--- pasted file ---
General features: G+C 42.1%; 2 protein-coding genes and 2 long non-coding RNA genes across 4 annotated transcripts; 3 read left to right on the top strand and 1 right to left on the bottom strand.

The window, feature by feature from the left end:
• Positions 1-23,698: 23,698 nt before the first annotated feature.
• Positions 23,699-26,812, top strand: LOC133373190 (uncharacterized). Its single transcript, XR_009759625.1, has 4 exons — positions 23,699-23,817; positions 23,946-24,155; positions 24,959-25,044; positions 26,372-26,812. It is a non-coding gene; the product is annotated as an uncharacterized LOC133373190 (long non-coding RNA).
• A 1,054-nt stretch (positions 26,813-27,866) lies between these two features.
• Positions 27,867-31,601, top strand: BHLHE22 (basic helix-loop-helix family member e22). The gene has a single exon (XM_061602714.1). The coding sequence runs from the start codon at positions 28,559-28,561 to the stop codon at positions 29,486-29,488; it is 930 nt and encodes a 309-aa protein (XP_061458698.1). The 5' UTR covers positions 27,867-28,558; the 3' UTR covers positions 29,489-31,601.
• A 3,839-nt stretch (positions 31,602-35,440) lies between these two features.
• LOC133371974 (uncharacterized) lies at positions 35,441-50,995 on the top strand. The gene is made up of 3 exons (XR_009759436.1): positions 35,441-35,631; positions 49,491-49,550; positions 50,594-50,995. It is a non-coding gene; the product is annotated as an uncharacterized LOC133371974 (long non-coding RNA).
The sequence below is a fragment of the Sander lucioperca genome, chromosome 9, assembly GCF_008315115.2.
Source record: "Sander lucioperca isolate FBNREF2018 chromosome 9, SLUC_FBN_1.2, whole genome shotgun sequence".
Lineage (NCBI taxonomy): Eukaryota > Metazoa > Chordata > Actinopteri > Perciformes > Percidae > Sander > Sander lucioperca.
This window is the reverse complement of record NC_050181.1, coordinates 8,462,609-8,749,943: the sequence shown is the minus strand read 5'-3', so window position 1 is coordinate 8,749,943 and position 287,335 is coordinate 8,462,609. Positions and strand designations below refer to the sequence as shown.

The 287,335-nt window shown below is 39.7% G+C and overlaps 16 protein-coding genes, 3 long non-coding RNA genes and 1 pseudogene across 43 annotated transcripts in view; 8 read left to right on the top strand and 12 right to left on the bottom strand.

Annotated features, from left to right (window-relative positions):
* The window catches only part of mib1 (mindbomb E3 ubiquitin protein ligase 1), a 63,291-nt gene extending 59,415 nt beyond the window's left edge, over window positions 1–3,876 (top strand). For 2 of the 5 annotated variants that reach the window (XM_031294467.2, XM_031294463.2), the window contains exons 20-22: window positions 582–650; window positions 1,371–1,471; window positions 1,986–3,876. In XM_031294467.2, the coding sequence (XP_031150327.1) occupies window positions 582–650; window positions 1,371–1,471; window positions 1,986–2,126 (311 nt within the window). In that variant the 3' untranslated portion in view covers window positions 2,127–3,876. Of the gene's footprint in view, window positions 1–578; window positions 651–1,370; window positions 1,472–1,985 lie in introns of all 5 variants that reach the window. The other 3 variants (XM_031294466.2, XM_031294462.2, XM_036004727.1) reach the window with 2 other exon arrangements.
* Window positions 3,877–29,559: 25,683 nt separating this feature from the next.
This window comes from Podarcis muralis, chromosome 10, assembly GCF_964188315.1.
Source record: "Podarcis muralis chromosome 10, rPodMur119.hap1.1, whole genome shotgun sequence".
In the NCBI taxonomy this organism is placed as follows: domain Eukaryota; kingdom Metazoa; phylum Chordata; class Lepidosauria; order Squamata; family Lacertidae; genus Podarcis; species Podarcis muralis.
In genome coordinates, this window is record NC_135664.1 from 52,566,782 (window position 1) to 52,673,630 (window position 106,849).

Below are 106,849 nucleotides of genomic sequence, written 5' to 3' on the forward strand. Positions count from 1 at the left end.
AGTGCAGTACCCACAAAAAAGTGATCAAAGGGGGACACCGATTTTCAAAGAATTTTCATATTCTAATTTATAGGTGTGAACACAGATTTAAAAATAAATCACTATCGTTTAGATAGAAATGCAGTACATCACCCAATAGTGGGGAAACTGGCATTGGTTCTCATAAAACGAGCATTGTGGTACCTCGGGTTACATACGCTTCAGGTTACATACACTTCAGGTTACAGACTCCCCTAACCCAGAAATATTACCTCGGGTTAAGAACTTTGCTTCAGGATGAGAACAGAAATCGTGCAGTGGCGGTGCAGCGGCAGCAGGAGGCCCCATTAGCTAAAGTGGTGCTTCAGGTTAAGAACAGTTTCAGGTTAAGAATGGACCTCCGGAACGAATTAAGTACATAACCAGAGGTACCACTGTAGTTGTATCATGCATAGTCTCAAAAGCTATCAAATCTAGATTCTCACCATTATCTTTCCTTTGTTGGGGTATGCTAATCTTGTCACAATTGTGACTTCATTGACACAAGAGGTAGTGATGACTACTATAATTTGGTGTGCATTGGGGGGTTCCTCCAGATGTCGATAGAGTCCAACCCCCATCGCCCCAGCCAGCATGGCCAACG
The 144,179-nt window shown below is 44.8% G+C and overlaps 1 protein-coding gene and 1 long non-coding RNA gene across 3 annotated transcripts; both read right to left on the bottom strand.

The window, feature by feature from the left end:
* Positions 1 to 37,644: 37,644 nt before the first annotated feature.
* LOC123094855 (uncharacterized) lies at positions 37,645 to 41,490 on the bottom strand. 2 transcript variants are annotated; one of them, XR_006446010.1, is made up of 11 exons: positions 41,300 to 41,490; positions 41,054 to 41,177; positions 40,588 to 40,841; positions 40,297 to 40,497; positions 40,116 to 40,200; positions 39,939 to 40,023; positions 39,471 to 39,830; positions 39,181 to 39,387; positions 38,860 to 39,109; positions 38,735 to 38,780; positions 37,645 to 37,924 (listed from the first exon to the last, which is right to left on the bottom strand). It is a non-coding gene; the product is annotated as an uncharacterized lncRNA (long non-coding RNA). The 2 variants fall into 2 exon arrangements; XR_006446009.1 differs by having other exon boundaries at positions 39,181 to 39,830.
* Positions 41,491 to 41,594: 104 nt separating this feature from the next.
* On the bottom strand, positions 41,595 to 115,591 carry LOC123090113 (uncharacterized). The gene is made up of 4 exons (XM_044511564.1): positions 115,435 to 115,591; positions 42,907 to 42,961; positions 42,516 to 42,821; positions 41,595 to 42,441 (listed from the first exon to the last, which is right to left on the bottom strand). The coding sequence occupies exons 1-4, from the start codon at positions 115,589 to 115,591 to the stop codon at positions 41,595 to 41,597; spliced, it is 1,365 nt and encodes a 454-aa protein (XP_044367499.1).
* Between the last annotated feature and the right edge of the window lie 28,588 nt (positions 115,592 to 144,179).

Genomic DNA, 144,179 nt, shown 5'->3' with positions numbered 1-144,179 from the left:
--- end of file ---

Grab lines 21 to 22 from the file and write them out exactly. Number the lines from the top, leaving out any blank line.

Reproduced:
Below are 106,849 nucleotides of genomic sequence, written 5' to 3' on the forward strand. Positions count from 1 at the left end.
AGTGCAGTACCCACAAAAAAGTGATCAAAGGGGGACACCGATTTTCAAAGAATTTTCATATTCTAATTTATAGGTGTGAACACAGATTTAAAAATAAATCACTATCGTTTAGATAGAAATGCAGTACATCACCCAATAGTGGGGAAACTGGCATTGGTTCTCATAAAACGAGCATTGTGGTACCTCGGGTTACATACGCTTCAGGTTACATACACTTCAGGTTACAGACTCCCCTAACCCAGAAATATTACCTCGGGTTAAGAACTTTGCTTCAGGATGAGAACAGAAATCGTGCAGTGGCGGTGCAGCGGCAGCAGGAGGCCCCATTAGCTAAAGTGGTGCTTCAGGTTAAGAACAGTTTCAGGTTAAGAATGGACCTCCGGAACGAATTAAGTACATAACCAGAGGTACCACTGTAGTTGTATCATGCATAGTCTCAAAAGCTATCAAATCTAGATTCTCACCATTATCTTTCCTTTGTTGGGGTATGCTAATCTTGTCACAATTGTGACTTCATTGACACAAGAGGTAGTGATGACTACTATAATTTGGTGTGCATTGGGGGGTTCCTCCAGATGTCGATAGAGTCCAACCCCCATCGCCCCAGCCAGCATGGCCAACG